When Dennie Wright went to sign up for Affordable Care Act insurance last year, it wasn’t a hard decision. His insurance agent told him he had only one insurer – Anthem Blue Cross – that he could buy from on the exchange, Covered California.
Wright lives in a modest house overlooking a pasture in Indian Valley. It’s a tiny alpine community at the northern end of the Sierra Mountains, close to the border with Nevada. He lives in one of 250 zip codes where Blue Shield of California stopped selling individual insurance policies in 2014.
“That was new to us, you know, Covered California. Anthem Blue Cross was the insurance carrier. Then of course, three months later I have a heart attack,” says Wright.
More than once, he was flown across the state line to Reno for care. Wright and his wife, Kathy, now have piles of medical bills and insurance paperwork. Anthem Blue Cross covers emergencies when they happen out-of-state but not routine doctor care in another state.
But Wright says traveling to doctors within California is not as safe or as convenient for him as going to Reno.
He continues to see the Nevada doctors who put a defibrillator in his chest and saved his life. Anthem Blue Cross will pay for some of the bills, but the Wrights still don’t know if everything will be covered.
There are other insurance options for Wright, but not through Covered California. Although he didn’t need a subsidy, he was left in the same position as people in his area who do need financial help to buy insurance. Lower income people cannot take their business to a competitor, because the exchange is the only place customers can use federal subsidies to help them buy health insurance. And for those people, Anthem is the only option.This story is part of a partnership that includes Capital Public Radio, NPR and Kaiser Health News. It can be republished for free. (details)
“I mean, you should have some choices, especially if you’re going to have one that’s not going to cover you in the places you choose to go,” Wright says.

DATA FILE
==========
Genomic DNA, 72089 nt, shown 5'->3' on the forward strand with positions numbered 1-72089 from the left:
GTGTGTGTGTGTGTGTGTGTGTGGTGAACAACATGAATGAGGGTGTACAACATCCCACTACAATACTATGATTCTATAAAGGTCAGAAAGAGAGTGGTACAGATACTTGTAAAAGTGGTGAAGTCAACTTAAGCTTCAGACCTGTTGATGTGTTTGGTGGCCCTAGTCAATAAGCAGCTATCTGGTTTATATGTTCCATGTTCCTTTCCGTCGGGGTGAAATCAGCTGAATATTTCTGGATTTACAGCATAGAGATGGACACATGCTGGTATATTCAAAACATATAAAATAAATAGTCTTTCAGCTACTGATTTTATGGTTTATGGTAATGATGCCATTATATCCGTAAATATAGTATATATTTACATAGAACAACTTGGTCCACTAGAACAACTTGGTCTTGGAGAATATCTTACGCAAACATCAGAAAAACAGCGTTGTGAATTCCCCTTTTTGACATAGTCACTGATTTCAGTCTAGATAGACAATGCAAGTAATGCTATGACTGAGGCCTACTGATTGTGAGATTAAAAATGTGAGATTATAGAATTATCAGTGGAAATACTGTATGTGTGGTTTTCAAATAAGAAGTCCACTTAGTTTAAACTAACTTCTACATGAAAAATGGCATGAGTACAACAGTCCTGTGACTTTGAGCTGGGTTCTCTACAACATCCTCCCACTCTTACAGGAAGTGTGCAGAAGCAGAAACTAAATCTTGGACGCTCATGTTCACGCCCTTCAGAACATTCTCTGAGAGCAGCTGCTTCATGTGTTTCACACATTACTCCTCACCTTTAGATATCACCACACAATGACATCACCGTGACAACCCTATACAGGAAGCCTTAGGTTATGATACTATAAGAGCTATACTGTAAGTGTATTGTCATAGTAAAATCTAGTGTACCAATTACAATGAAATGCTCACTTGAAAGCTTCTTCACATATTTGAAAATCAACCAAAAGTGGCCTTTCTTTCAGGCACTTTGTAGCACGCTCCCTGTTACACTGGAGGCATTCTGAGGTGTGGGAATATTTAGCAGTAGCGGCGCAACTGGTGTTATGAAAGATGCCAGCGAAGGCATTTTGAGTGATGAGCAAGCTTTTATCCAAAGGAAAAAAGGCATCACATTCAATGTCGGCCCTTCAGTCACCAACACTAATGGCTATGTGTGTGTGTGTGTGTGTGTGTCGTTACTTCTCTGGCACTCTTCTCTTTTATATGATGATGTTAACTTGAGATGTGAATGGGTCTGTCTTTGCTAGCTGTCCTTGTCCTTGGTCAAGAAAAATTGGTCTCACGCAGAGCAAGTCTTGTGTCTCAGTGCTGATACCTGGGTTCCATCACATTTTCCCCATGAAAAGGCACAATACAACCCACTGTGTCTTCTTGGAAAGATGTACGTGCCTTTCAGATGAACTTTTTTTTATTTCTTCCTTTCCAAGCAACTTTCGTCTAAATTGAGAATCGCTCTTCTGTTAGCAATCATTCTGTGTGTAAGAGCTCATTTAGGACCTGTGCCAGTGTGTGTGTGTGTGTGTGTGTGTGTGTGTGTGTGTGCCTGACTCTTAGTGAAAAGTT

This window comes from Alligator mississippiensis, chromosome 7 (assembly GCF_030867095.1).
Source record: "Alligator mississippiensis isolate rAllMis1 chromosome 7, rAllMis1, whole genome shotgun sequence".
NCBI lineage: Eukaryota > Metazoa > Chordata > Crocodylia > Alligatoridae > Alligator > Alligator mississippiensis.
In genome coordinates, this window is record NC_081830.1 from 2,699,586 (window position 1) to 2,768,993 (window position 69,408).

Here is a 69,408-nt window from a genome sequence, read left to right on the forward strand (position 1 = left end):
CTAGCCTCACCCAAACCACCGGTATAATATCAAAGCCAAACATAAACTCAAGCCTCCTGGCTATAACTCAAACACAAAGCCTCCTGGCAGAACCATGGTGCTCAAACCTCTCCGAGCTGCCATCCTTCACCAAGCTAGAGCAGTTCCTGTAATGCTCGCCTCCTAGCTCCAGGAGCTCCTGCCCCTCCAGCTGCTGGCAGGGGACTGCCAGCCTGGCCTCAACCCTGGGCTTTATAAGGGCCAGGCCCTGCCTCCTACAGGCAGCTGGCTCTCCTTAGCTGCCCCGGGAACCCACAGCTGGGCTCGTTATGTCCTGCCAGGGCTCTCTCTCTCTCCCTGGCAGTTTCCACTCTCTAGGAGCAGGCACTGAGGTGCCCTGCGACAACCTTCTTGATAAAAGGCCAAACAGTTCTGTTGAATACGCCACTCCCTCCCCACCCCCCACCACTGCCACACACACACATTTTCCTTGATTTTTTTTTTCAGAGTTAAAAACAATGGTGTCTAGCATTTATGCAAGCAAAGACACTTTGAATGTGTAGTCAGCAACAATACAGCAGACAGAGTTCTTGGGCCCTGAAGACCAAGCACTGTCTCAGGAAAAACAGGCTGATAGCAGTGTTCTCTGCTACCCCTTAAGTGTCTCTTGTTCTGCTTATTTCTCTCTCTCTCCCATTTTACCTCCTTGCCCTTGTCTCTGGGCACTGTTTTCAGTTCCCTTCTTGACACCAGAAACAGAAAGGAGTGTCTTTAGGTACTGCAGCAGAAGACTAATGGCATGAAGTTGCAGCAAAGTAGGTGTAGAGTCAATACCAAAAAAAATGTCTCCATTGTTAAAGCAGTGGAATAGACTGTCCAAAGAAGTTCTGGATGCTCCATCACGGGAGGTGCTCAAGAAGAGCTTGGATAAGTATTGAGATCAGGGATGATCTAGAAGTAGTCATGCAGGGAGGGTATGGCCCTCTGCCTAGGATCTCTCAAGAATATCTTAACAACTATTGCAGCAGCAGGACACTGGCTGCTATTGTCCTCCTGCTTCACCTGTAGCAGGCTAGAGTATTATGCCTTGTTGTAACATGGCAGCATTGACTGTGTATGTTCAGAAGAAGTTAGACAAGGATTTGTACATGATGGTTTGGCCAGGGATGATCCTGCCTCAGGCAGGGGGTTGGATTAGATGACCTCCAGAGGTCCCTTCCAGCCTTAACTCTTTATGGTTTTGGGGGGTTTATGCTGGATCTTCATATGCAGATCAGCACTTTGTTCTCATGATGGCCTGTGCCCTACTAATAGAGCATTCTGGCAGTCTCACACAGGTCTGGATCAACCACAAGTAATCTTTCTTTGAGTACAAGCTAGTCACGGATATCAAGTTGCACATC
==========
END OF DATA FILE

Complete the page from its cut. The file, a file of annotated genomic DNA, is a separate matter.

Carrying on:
Covered California Executive Director Peter Lee offered a different impression of choices in the marketplace last July.
“In every corner of the state, consumers will have at least two plans to choose from, and in most areas, where most of the Californians live, they can choose between five or six plans,” said Lee during an event to announce the marketplace’s 2015 plans and premium rates.
But in twenty-two counties in Northern California, there are zip codes where there is only one choice of insurer. There are areas around Monterey and Santa Cruz on California’s Central Coast that also have only one carrier.
Blue Shield of California said it had to stop selling individual plans in areas where it didn’t have a contracted hospital nearby. It said it offered doctors certain rates to keep the premiums low, but not enough doctors accepted those payment rates.
Covered California estimates that statewide, there are 28,896 Covered California customers who have only one choice of insurance carrier, slightly more than 2 percent of the total exchange membership as of November 2014.
Lee says now, the exchange is working to increase the range of choices in places where there are none. But he says the situation existed long before the exchange.
“The challenges of northern, rural counties have been there for a long time and are still a challenge that we’re trying to address head-on,” says Lee.
Lee says the exchange is now discussing how to bring more insurer competition to these areas in 2016.
“We aren’t the solution to all the problems that have always been there in terms of challenges in rural communities, and that’s something we’re certainly looking at how to improve access and choice, and we’ll continue doing that,” says Lee.
Covered California should help increase the number of insurers, says consumer advocate Anthony Wright from Health Access. And he says policy makers should also lean on insurers and providers to participate in that market.
“Some of this is a combination of putting pressure on the insurers, and some of this is trying to do work to actually increase the number of providers on the ground in these areas, whether through more training, [or] incentives to be in some of these more rural areas,” says Anthony Wright.
Wright, the advocate, says more insurers in the marketplace makes it more likely people can get the care they need.
“At one level, we’re trying to make a functioning market, but it still means that consumers are at the mercy of the market.”
This year, people who want more choice than what Covered California offers must venture into the broader health insurance market if they can afford it.
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